By order of the President, the Serbian army is moving towards the border with Kosovo

Serbian President Aleksandar Vucic ordered his army commander to go, on Sunday night, to the border with Kosovo, according to what General Milan Moiselovic himself announced, with the recent exacerbation of tension between the two countries due to the prevention of crossing at border points.

Kosovo declared its independence from Serbia in 2008, but Belgrade refuses to recognize it, and even urges the 120,000 Serbs living in Kosovo to challenge the authorities of Pristina.

Serbian President Aleksandar Vucic

Serbian President Aleksandar Vucic

On December 10, hundreds of Serbs blocked roads in the Serb-majority regions of northern Kosovo in protest against the arrest of a former policeman, paralyzing traffic at two border crossings.

“The situation there is difficult and complicated,” said the Serbian army commander, in an interview with the local “Pink TV” channel, on Sunday.

“This requires, in the coming period, the presence of the Serbian army along the administrative line,” which is the term used by Belgrade to describe the border with Kosovo, he added.

The army chief said he was on his way to Rasca, a town about 10 kilometers from the border with Kosovo, following his meeting with Vucic in Belgrade.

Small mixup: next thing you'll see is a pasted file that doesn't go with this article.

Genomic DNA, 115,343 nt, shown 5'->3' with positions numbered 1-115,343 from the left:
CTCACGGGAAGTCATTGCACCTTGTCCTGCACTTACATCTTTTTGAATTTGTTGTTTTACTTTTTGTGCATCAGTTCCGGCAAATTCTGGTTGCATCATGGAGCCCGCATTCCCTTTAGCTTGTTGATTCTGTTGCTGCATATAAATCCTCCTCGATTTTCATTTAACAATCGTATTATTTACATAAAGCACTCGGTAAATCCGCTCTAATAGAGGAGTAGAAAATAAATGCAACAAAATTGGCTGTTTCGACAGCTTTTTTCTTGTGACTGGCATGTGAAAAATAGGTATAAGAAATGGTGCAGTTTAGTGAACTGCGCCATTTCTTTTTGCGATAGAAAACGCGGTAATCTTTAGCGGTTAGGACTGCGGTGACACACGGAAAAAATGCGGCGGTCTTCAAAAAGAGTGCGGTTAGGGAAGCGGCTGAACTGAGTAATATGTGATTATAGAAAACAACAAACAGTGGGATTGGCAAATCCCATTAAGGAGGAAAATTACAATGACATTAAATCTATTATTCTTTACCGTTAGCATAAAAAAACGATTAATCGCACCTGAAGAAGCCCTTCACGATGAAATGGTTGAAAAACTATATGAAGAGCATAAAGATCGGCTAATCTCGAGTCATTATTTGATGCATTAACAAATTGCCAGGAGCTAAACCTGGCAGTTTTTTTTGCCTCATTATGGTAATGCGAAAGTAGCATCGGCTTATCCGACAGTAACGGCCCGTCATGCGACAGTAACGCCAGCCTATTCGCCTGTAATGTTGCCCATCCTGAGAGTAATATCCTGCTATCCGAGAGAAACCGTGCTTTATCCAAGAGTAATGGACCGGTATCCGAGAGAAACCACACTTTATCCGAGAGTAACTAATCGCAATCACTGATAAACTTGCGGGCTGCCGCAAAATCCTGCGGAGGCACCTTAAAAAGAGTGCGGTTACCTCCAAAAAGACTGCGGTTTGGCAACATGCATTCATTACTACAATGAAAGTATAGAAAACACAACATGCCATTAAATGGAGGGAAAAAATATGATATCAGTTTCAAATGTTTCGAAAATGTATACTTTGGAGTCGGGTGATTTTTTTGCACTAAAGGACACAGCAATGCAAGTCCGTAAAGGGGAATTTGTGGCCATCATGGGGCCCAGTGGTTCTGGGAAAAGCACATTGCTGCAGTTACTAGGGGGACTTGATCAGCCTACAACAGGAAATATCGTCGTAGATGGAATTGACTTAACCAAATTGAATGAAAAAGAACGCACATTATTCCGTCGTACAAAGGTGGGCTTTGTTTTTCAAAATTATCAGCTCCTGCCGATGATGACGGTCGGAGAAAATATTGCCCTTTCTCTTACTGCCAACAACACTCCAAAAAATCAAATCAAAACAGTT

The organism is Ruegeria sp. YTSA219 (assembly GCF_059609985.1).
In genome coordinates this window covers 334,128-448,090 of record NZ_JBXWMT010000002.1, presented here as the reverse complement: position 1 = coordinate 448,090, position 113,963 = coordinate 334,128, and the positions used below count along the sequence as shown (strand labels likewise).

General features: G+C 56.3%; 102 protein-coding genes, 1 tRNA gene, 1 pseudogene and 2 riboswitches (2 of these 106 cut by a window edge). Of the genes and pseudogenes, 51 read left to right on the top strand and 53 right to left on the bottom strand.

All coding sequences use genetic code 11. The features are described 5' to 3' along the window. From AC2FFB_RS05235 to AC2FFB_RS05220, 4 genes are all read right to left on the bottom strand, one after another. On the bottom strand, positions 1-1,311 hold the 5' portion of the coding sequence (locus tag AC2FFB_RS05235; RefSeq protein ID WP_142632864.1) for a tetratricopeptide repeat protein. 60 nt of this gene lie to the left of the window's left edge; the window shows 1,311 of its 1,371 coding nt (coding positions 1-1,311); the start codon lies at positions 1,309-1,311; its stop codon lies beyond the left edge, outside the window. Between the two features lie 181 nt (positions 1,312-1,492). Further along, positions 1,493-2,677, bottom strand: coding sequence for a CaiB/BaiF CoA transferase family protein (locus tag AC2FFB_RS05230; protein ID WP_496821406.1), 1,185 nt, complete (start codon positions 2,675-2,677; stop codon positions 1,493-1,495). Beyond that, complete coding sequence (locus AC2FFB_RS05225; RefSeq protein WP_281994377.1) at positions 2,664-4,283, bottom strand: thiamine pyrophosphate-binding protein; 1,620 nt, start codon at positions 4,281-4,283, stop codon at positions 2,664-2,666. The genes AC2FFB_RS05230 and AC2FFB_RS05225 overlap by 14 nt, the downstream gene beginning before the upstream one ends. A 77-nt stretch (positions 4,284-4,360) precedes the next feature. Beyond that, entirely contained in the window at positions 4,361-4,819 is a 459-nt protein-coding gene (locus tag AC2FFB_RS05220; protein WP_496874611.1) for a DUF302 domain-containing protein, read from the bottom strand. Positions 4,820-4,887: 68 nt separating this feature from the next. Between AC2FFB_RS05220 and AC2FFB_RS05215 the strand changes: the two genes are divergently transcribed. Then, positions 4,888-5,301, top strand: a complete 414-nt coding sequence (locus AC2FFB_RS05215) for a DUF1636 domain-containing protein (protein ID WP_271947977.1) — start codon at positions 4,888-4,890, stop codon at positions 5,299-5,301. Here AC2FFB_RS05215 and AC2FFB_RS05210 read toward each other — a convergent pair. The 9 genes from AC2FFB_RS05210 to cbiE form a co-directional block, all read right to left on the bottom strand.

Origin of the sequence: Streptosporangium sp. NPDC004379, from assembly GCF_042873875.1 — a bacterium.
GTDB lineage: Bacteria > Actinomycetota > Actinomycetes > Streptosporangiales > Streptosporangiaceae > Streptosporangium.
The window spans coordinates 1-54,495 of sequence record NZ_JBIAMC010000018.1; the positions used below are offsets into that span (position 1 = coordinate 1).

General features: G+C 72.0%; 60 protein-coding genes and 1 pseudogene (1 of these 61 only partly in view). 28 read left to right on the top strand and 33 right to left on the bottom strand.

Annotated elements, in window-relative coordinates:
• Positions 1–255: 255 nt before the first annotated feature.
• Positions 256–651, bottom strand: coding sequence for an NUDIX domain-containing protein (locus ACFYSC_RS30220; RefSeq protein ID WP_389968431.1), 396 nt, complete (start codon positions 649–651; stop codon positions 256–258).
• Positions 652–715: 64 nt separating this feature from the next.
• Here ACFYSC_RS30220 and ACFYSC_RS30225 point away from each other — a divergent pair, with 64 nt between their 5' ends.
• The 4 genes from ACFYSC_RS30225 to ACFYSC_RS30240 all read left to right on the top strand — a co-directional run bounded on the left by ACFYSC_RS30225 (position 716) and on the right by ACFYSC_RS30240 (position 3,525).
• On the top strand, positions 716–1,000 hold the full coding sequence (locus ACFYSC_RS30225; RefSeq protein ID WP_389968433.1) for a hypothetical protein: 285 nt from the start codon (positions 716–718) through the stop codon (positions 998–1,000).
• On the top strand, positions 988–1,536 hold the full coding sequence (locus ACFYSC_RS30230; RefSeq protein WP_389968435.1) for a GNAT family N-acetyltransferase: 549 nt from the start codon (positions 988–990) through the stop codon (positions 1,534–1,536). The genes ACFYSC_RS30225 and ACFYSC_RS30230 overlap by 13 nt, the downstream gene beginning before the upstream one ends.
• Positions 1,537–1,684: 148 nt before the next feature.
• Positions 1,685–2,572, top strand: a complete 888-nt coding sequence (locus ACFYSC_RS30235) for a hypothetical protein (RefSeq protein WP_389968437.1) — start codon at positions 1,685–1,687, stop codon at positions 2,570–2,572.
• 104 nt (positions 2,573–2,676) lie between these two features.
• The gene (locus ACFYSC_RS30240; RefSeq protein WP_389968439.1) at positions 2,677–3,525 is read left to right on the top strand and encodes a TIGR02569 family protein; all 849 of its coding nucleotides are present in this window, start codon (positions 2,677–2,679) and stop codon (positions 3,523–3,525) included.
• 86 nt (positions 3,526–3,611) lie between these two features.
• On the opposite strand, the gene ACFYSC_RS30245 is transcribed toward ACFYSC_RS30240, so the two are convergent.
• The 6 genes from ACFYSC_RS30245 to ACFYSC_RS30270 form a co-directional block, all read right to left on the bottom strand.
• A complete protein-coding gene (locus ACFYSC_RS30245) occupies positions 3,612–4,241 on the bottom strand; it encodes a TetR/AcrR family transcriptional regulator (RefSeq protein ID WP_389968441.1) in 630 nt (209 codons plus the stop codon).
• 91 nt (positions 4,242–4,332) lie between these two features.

Moiselovic stressed that “the tasks entrusted to the Serbian army … are accurate and clear, and they will be fully implemented.”

Elements of a NATO peacekeeping force "infidels" On the border of Kosovo and Serbia

Members of the NATO KFOR peacekeeping force on the Kosovo-Serbia border

Tensions flared up between the two parties when Kosovo set a date of December 18 for elections in municipalities with a Serb majority, but the main Serbian political party announced its boycott.

And later, the Kosovan authorities arrested a former policeman suspected of involvement in attacks against police officers of Albanian origin, which angered the Serbs, who resorted to banditry.

Shortly before Mošelović headed to the border area, several Serbian media outlets broadcast a video in which gunfire could be heard circulating on social media.

Media reported that a “clash” took place early Sunday night when Kosovar forces tried to dismantle a roadblock.

But the Kosovo police rejected this allegation and denied in a post on “Facebook” the participation of its members in any clash.

And media in Pristina reported that a NATO-led KFOR peacekeeping force patrol was at the scene of the shooting, but there were no reports of injuries or damage.

KFOR, which recently strengthened its presence in northern Kosovo, did not comment on the news.

In November, hundreds of Kosovo Serb policemen, judges, prosecutors and other workers went on strike to protest a decision to ban Serbs living in Kosovo from putting Serbian license plates on their cars.

However, despite the suspension of the implementation of the decision by Pristina due to the anger it aroused, the strike of Serbian employees and policemen continued, which created a security vacuum in Kosovo.

Serbian Prime Minister Ana Brnabic said last week that the situation with Kosovo was “on the brink of sliding into armed conflict”.

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